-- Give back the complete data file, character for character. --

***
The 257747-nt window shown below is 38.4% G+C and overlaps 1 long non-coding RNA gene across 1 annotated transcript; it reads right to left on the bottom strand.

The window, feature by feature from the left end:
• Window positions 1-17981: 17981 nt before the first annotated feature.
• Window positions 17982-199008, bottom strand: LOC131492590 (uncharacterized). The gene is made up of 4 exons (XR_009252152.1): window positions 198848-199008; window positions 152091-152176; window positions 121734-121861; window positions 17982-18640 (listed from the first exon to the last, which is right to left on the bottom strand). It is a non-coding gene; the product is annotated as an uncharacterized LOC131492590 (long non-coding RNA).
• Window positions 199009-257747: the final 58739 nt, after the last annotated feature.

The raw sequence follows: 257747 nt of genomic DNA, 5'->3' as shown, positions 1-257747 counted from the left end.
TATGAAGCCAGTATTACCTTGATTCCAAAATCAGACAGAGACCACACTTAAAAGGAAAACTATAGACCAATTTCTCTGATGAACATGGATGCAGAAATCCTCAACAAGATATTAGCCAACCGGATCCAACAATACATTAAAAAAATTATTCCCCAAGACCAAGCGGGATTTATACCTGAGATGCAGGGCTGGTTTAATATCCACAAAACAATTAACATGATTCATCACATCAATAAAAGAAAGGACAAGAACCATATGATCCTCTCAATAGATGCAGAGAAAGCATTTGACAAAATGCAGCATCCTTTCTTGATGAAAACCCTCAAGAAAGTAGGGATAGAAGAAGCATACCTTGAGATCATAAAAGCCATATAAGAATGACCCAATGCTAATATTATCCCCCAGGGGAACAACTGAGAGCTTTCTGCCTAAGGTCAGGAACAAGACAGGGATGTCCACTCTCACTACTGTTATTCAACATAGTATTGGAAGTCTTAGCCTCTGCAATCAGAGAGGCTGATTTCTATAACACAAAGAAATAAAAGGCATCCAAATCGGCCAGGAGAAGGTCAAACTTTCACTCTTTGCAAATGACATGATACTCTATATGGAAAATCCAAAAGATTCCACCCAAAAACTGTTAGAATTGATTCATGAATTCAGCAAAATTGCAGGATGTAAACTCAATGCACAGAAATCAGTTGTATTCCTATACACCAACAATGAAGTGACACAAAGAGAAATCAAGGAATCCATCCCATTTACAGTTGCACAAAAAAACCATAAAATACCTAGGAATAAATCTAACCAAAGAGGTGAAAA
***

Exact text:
The 257747-nt window shown below is 38.4% G+C and overlaps 1 long non-coding RNA gene across 1 annotated transcript; it reads right to left on the bottom strand.

The window, feature by feature from the left end:
• Window positions 1-17981: 17981 nt before the first annotated feature.
• Window positions 17982-199008, bottom strand: LOC131492590 (uncharacterized). The gene is made up of 4 exons (XR_009252152.1): window positions 198848-199008; window positions 152091-152176; window positions 121734-121861; window positions 17982-18640 (listed from the first exon to the last, which is right to left on the bottom strand). It is a non-coding gene; the product is annotated as an uncharacterized LOC131492590 (long non-coding RNA).
• Window positions 199009-257747: the final 58739 nt, after the last annotated feature.

The raw sequence follows: 257747 nt of genomic DNA, 5'->3' as shown, positions 1-257747 counted from the left end.
TATGAAGCCAGTATTACCTTGATTCCAAAATCAGACAGAGACCACACTTAAAAGGAAAACTATAGACCAATTTCTCTGATGAACATGGATGCAGAAATCCTCAACAAGATATTAGCCAACCGGATCCAACAATACATTAAAAAAATTATTCCCCAAGACCAAGCGGGATTTATACCTGAGATGCAGGGCTGGTTTAATATCCACAAAACAATTAACATGATTCATCACATCAATAAAAGAAAGGACAAGAACCATATGATCCTCTCAATAGATGCAGAGAAAGCATTTGACAAAATGCAGCATCCTTTCTTGATGAAAACCCTCAAGAAAGTAGGGATAGAAGAAGCATACCTTGAGATCATAAAAGCCATATAAGAATGACCCAATGCTAATATTATCCCCCAGGGGAACAACTGAGAGCTTTCTGCCTAAGGTCAGGAACAAGACAGGGATGTCCACTCTCACTACTGTTATTCAACATAGTATTGGAAGTCTTAGCCTCTGCAATCAGAGAGGCTGATTTCTATAACACAAAGAAATAAAAGGCATCCAAATCGGCCAGGAGAAGGTCAAACTTTCACTCTTTGCAAATGACATGATACTCTATATGGAAAATCCAAAAGATTCCACCCAAAAACTGTTAGAATTGATTCATGAATTCAGCAAAATTGCAGGATGTAAACTCAATGCACAGAAATCAGTTGTATTCCTATACACCAACAATGAAGTGACACAAAGAGAAATCAAGGAATCCATCCCATTTACAGTTGCACAAAAAAACCATAAAATACCTAGGAATAAATCTAACCAAAGAGGTGAAAA